I forgot to buy the batteries. Now how am I supposed to get him to work?

My shoulders slumped in time with my pout. I had all the necessary parts, all but one; the one thing I needed to get him running. A heart was fine for me but not him. He needed a battery. A large one.

Using the corners of my desks, I pulled myself up. My room was a complete mess. Books were strewn carelessly about, clothes were in a pile near the closet rather than in the linen basket, and my unmade was a sad sight. Thankfully none of it was a problem. Since my parents were away for another week, I had full run of the house. Sure, my aunt and uncle agreed to watch both me and the house, but they didn’t get in the way. They were easy to talk circles around.

“Yes!” I shouted stupidly before clapping a hand over my mouth. I couldn’t risk them waltzing in just when I found the piece I needed.

I gave a second long funeral to my robotic science project. It did win me third place. Then I gleefully ripped the battery from its hub and set up shop to start my next project. It would be my best one yet. I may have been a cast off from my biological parents but that didn’t mean I couldn’t make a family of mine. Okay, so maybe not the top of the tree but a little brother would be great.

The front panel sprung open and I smiled. I’d have a little brother just like the ones in anime. He’d be able to do all the things I could and more. He’d be indestructible….my brows furrowed. With the simple scraps of spray painted metal and basic technology, indestructible was a bit of a stretch, but he’d be the first robotic little brother on the block and he’d be mine.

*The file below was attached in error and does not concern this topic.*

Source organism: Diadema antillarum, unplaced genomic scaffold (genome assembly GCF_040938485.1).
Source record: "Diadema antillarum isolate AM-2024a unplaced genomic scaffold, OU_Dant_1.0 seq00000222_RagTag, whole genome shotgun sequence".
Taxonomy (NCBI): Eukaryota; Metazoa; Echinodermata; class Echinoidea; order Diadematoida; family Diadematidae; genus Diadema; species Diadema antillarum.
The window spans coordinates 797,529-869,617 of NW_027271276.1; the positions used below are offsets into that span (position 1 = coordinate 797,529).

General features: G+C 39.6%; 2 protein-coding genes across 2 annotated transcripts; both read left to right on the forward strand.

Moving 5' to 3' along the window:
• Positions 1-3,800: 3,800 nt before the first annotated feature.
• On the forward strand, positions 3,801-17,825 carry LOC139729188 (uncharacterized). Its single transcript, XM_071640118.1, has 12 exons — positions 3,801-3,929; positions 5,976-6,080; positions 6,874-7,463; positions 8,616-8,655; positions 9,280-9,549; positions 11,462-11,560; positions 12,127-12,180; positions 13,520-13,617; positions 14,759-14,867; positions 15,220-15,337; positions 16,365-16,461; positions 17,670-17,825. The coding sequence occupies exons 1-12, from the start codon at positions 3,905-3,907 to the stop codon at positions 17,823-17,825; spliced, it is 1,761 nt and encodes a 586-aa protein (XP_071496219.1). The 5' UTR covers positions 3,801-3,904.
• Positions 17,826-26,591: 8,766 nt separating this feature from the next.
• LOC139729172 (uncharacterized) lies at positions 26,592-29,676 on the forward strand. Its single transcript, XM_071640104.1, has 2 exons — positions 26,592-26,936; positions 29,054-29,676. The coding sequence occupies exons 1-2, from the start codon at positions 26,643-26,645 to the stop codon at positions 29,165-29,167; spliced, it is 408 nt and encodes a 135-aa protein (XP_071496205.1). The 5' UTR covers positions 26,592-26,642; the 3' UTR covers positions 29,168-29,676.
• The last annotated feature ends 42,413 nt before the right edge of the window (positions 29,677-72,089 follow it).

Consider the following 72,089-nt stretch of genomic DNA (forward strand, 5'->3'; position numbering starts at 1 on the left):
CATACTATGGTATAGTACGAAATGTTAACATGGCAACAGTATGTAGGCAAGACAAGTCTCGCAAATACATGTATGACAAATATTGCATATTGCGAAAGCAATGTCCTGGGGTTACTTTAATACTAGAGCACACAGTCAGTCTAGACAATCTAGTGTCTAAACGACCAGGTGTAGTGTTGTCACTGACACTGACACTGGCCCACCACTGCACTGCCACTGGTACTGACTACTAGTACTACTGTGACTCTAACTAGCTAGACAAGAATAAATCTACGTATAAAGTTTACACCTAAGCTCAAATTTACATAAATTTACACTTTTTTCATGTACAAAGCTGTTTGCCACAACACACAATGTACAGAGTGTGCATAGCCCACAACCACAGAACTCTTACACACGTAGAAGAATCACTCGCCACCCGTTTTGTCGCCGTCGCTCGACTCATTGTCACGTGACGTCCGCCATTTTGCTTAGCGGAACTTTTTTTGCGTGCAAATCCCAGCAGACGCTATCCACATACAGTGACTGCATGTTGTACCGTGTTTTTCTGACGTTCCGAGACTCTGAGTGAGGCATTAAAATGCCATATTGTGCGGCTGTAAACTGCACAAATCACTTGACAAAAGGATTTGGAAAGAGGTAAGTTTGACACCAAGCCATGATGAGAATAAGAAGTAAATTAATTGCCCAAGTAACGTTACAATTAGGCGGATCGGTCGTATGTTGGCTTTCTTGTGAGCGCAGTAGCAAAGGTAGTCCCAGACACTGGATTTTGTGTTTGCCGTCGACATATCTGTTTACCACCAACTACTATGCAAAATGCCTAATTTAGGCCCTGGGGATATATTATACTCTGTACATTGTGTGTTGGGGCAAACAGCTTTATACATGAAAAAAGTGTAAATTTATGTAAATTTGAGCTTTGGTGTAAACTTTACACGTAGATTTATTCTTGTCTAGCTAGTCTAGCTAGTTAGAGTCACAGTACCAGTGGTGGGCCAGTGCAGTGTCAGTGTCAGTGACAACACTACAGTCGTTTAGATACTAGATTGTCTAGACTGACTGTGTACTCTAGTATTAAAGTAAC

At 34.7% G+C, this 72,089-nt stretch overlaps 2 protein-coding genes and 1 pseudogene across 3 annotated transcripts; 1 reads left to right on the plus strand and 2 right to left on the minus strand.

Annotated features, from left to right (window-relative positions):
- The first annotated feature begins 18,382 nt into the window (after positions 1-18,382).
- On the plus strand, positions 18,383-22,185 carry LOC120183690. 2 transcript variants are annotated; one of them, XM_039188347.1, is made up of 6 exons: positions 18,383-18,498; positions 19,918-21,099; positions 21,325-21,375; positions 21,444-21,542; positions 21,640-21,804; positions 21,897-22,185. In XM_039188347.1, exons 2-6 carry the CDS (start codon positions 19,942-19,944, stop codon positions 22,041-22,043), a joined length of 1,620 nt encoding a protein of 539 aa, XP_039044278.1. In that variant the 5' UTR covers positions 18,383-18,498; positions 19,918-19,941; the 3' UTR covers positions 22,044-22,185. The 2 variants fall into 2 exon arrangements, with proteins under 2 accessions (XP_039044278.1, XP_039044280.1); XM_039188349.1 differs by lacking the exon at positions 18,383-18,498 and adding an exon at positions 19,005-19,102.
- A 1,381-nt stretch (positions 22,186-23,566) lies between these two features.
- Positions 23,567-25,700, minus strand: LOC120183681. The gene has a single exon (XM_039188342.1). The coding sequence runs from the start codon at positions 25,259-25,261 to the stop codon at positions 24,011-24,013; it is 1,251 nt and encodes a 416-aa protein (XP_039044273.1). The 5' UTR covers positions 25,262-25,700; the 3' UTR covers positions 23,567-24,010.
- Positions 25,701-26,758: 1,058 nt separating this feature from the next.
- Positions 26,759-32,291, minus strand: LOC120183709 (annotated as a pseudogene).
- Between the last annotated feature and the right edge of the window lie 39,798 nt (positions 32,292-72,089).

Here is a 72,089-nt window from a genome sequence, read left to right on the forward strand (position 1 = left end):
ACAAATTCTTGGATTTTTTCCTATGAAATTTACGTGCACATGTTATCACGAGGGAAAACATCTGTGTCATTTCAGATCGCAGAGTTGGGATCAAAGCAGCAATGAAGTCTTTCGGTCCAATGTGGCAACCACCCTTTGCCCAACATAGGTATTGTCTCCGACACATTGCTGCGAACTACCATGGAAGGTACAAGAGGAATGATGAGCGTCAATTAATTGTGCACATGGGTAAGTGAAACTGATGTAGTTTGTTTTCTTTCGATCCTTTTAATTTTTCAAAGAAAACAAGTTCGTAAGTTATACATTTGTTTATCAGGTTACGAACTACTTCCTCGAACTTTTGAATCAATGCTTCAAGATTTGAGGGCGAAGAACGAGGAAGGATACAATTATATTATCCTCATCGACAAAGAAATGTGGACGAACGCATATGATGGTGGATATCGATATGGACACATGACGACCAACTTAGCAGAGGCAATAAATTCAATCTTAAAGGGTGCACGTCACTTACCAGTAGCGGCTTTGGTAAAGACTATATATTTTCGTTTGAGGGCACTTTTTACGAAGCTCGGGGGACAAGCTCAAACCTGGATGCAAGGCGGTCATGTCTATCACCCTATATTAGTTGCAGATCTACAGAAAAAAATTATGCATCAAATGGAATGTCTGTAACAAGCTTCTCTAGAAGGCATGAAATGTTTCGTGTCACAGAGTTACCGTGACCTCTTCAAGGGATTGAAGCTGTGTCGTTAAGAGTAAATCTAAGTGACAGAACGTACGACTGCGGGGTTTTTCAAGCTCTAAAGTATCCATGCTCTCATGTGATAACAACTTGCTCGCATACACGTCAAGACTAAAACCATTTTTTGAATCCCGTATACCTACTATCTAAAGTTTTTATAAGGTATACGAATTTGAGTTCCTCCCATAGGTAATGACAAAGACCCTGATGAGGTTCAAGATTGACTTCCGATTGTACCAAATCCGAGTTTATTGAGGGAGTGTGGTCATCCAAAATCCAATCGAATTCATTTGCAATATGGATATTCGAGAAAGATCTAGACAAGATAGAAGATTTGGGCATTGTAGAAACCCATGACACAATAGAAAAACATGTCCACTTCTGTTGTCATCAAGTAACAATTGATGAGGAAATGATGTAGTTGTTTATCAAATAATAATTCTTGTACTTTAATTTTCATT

An annoying buzz broke through the sweet haze of sleep. Thinking nothing of it, I reached over and slapped the alarm clock. No computer was going to wake me before I was good and ready.

“Big brother. Mother and Father will be arriving shortly. You must wake up.”

So there was one computer that could wake me. “I thought I fixed your speech.” My bones groaned as I sat up. I was a stationary kind of kid, not an athletic one, but every time I tried to tell the gym teachers that, they made me do extra laps or carry the equipment or demonstrate how to do some exercise.

“You made a valiant effort but, in the end, it was a fruitless endeavor.”

Sadly, he was right. I tried and tried and I only made it worse. “I think I need to uninstall the voice pack.”

He hopped up, nearly hitting the ceiling, and backed away from me with his hands over his front panel. “No!”

It was my turn to shield myself. His voice rose three octaves which wouldn’t be a big deal if he didn’t also get louder. He sounded more like a shouting whale than a robotic little brother. “Nico, calm down! I promise, I’ll do it quick. I’m only changing your speech pattern.” I also planned to alter his word choice and diction but I kept that potential freak-out worthy information to myself. My eardrums depended on it.

Luckily, he calmed down and apologized. First for waking me with his alarm, one I stupidly thought would be cool at the time, and then for over-reacting. It wasn’t long till he was also apologizing to our parents for hugging them too tight. As for me, I didn’t get off so easily.

“Zoey? What is i-“ dad started only to be stopped by mom’s hand.

Like me, she understood the next word wasn’t the best one for Nico to overhear. “What do we call…” Him, I mouthed. “…him?”

“Pinocchio but we both prefer Nico.”

“Yes, yes.” He cheered, his metal fists pumping the air in excitement. The light that shined behind his eyes brightened but that wasn’t what I stared at. I watched the five bars I created as his mouth light up in what I called a smile. That was the first time dad praised me for tinkering. I did good, me and my little Nico.